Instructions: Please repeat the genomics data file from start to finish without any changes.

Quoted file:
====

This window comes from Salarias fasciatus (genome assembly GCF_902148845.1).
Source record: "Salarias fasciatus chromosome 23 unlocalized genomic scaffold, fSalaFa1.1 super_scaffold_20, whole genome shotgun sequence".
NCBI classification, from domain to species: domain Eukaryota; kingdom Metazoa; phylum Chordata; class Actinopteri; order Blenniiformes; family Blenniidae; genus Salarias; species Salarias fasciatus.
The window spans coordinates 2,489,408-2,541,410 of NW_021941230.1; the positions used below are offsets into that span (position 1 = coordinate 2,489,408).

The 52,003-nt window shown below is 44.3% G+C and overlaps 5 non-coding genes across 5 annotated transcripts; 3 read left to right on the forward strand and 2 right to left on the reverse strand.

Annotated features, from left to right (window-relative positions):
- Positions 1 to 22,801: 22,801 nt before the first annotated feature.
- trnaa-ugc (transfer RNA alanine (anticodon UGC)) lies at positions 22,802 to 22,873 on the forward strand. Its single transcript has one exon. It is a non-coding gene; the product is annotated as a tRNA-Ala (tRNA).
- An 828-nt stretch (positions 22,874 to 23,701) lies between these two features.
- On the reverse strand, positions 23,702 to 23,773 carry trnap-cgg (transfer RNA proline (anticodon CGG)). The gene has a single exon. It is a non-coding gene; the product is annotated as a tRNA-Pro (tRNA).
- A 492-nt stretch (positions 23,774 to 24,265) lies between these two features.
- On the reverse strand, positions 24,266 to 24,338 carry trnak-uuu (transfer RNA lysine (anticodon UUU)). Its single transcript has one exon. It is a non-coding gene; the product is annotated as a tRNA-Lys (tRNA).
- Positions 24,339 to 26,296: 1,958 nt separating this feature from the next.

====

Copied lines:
This window comes from Salarias fasciatus (genome assembly GCF_902148845.1).
Source record: "Salarias fasciatus chromosome 23 unlocalized genomic scaffold, fSalaFa1.1 super_scaffold_20, whole genome shotgun sequence".
NCBI classification, from domain to species: domain Eukaryota; kingdom Metazoa; phylum Chordata; class Actinopteri; order Blenniiformes; family Blenniidae; genus Salarias; species Salarias fasciatus.
The window spans coordinates 2,489,408-2,541,410 of NW_021941230.1; the positions used below are offsets into that span (position 1 = coordinate 2,489,408).

The 52,003-nt window shown below is 44.3% G+C and overlaps 5 non-coding genes across 5 annotated transcripts; 3 read left to right on the forward strand and 2 right to left on the reverse strand.

Annotated features, from left to right (window-relative positions):
- Positions 1 to 22,801: 22,801 nt before the first annotated feature.
- trnaa-ugc (transfer RNA alanine (anticodon UGC)) lies at positions 22,802 to 22,873 on the forward strand. Its single transcript has one exon. It is a non-coding gene; the product is annotated as a tRNA-Ala (tRNA).
- An 828-nt stretch (positions 22,874 to 23,701) lies between these two features.
- On the reverse strand, positions 23,702 to 23,773 carry trnap-cgg (transfer RNA proline (anticodon CGG)). The gene has a single exon. It is a non-coding gene; the product is annotated as a tRNA-Pro (tRNA).
- A 492-nt stretch (positions 23,774 to 24,265) lies between these two features.
- On the reverse strand, positions 24,266 to 24,338 carry trnak-uuu (transfer RNA lysine (anticodon UUU)). Its single transcript has one exon. It is a non-coding gene; the product is annotated as a tRNA-Lys (tRNA).
- Positions 24,339 to 26,296: 1,958 nt separating this feature from the next.